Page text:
I thoroughly enjoyed reading Brian Fagan's latest work. I don't have formal training in paleontology, but I do enjoy reading a broad range of popular work on science and Cro-Magnon fills an area I've often been curious about but have never had the opportunity to delve deeper. Though out the book, Dr. Fagan's enthusiasm and objective analysis held my fascination as he uses the latest research and informed speculation to paint the most current view science can offer of these early humans. The book ...more
Christopher H.
I love history, and this was a grand tour of over nearly 200,000 years of human history from the small bands of anatomically modern humans that roamed about Africa and then slowly spread across Eurasia and finally into the heart of western Europe. Professor Fagan is a great writer that brings to life these hardy peoples that most of us are descended from. Fagan carefully explains and puts into context all of the latest archaeological and climatological data as he tells this amazing story. There' ...more
Joel Trout
I found the material in this book fascinating despite the author's limitations.

I am new to this subject, so I say with all humility that the most frustrating part for me was Fagan's repetitive obsession that Neanderthals did not have speech or language. He points out that Neanderthals had the same FOXP2 gene (which contributes to speech and language) that modern humans do, the same hypoglossal canal (which carries the nerves from the brain to the tongue), and the same thoracic vertebrae canal
Cooper Renner
Enjoyable book of "popular science" about the Neanderthal and Cro-Magnon. The Neanderthal are covered as earlier residents of Europe into which the Cro-Magnon (modern man--homo sapiens) moved and, arguably, as a point of contrast. The Neanderthal pretty much get the short end of the stick in Fagan's reconstruction of prehistoric Europe--not simply in dying out but also in being judged by Fagan as being less human, as it were, not as smart as Cro-Magnon, not as adaptable, etc. I'm curious as to w ...more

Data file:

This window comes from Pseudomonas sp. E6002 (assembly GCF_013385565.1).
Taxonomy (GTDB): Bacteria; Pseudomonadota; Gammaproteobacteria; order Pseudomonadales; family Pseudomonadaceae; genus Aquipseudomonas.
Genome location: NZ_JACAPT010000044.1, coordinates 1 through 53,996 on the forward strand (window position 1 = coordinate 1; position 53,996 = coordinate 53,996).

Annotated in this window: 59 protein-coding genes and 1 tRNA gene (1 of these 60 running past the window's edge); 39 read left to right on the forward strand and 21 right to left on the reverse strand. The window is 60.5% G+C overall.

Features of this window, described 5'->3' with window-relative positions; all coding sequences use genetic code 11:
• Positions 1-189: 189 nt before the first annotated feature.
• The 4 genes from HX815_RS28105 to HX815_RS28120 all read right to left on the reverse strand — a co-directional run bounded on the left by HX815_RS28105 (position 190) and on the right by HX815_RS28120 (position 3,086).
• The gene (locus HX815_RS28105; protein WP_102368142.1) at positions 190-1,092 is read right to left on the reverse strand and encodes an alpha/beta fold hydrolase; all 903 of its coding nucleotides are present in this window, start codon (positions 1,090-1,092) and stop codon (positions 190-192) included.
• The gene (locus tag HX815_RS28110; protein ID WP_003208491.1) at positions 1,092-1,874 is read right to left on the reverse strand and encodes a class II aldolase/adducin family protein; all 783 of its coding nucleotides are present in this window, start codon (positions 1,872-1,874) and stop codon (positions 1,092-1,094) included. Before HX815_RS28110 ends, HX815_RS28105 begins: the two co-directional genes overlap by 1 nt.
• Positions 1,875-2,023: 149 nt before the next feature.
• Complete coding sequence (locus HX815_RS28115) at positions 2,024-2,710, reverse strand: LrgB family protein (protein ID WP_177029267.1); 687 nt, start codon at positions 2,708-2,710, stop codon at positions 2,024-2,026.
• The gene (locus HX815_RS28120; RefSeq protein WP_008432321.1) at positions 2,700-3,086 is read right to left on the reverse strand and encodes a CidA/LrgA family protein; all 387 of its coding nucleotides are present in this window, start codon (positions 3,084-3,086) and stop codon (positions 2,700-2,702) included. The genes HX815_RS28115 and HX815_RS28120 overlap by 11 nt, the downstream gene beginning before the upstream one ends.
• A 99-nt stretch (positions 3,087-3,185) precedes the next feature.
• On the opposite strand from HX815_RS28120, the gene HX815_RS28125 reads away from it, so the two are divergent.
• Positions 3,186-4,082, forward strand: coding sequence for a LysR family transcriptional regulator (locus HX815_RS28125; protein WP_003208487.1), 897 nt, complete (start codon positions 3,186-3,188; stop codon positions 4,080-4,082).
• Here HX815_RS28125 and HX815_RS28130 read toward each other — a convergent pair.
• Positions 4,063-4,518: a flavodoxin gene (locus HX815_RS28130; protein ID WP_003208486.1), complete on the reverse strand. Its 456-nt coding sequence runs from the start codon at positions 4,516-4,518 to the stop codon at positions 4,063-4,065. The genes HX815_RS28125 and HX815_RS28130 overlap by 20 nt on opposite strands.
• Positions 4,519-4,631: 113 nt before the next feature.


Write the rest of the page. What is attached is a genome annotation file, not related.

i am thrilled to have won this book through FirstReads!

i am very interested in the overall topic of the Ice Age and the appearance of the first humans with advanced cognitive abilities. the contents of this book are really interesting, but i had a really tough time getting through the first half of the book. a lot of the content could have been written in a more concise and organized fashion. for some people, this might be a good thing, kind of like listening to an old prof re-tell his/her knowl
This is a clearly written, popular science account of the history of Cro-Magnons, also more properly known as anatomically modern humans. Fagan starts with the origins of Cro-Magnons from Africa, to how Cro-Magnons may have interacted with the Neandertals (probably mostly consisting of silent trading of goods), to how their stone technology changed, to the demise of the hunter-gatherer lifestyle with the rise of agriculture, around 8000 years ago. Fagan constantly studs the narrative with fictio ...more
Brian Fagan is one of my favorite authors. I was first introduced to his books in college. They were the text books in the prehistory courses I took for my major in archeology. More recently, he has been writing about the effects of climate change on human history. He has a talent for writing about complex subjects like climate change so that they are comprehensible to the lay reader without “dumbing down” the material.

With his most recent book, he has returned to the subject of prehistory with